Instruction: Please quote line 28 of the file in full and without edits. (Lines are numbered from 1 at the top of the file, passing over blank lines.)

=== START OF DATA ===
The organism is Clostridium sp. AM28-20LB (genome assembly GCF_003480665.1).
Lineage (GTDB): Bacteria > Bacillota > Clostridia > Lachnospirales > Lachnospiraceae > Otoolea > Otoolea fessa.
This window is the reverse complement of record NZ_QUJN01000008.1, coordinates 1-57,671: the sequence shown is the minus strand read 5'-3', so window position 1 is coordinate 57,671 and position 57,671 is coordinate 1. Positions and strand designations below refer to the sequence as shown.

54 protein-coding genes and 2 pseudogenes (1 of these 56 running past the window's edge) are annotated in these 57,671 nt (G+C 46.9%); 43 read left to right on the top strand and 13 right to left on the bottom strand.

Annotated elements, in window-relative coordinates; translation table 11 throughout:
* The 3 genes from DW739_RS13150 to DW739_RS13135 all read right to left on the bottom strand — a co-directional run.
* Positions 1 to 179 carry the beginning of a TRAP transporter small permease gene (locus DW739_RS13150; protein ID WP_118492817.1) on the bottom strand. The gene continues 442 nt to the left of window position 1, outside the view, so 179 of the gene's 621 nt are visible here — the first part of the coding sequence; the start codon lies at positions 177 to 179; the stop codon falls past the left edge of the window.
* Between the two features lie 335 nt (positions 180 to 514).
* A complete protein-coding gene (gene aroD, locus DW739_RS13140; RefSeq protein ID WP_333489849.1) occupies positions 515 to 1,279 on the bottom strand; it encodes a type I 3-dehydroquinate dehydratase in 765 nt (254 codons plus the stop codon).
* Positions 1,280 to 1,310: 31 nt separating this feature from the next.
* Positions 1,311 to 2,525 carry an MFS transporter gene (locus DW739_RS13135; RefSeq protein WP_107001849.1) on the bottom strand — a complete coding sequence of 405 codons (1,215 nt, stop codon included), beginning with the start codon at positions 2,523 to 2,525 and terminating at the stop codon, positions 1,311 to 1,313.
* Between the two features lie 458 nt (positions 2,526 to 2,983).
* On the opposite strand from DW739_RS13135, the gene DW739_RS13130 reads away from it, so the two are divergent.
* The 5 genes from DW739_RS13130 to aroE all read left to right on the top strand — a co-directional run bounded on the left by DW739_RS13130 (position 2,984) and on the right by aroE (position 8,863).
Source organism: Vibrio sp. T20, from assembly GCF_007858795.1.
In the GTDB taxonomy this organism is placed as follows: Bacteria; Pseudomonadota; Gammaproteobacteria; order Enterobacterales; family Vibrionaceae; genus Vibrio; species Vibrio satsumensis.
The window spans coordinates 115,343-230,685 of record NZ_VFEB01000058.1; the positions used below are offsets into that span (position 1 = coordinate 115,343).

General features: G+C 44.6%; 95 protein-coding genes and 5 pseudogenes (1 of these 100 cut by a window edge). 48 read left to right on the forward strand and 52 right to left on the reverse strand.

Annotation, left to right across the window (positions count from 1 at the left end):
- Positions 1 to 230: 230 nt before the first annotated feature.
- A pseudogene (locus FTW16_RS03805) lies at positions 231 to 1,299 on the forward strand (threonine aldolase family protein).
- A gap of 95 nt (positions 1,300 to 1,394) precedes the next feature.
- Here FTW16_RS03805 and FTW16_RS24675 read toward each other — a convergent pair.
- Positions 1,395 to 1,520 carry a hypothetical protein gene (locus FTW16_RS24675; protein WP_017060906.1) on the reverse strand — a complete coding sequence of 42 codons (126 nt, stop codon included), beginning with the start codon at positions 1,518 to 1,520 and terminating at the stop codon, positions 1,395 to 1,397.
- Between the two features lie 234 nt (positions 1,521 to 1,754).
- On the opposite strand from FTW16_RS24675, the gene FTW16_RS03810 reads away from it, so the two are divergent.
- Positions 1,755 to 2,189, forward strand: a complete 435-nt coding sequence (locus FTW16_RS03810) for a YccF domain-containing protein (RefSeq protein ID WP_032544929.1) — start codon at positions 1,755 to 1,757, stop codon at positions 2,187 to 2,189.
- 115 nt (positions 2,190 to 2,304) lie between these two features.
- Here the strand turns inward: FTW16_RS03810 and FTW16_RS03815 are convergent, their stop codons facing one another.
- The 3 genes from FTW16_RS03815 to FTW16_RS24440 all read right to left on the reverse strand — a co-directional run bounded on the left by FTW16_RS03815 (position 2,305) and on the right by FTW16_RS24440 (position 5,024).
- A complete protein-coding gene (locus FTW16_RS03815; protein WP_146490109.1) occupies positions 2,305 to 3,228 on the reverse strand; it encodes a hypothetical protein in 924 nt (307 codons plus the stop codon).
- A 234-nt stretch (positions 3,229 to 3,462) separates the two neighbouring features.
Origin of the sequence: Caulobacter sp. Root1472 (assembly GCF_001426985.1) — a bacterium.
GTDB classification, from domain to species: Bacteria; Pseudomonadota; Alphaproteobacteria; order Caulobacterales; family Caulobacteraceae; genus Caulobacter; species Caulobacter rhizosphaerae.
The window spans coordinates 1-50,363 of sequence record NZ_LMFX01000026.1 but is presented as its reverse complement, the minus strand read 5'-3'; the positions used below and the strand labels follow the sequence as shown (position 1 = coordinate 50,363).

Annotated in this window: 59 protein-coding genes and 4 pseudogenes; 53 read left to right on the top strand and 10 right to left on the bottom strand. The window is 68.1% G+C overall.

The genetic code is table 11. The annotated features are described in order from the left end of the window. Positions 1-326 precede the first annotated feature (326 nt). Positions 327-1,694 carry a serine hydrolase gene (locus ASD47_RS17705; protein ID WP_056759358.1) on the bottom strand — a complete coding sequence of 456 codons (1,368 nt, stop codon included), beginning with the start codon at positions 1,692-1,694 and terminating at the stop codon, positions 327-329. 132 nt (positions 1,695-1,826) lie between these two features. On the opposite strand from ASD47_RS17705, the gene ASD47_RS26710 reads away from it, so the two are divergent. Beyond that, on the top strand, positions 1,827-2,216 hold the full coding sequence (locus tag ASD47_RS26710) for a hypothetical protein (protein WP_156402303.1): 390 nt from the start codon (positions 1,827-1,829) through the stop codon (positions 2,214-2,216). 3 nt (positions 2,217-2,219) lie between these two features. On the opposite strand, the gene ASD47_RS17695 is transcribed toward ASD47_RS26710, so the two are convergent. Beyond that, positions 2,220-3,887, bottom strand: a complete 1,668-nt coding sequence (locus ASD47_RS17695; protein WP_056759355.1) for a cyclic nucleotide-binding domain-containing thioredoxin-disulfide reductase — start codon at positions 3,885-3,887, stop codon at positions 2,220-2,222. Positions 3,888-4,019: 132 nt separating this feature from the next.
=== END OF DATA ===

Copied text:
- 115 nt (positions 2,190 to 2,304) lie between these two features.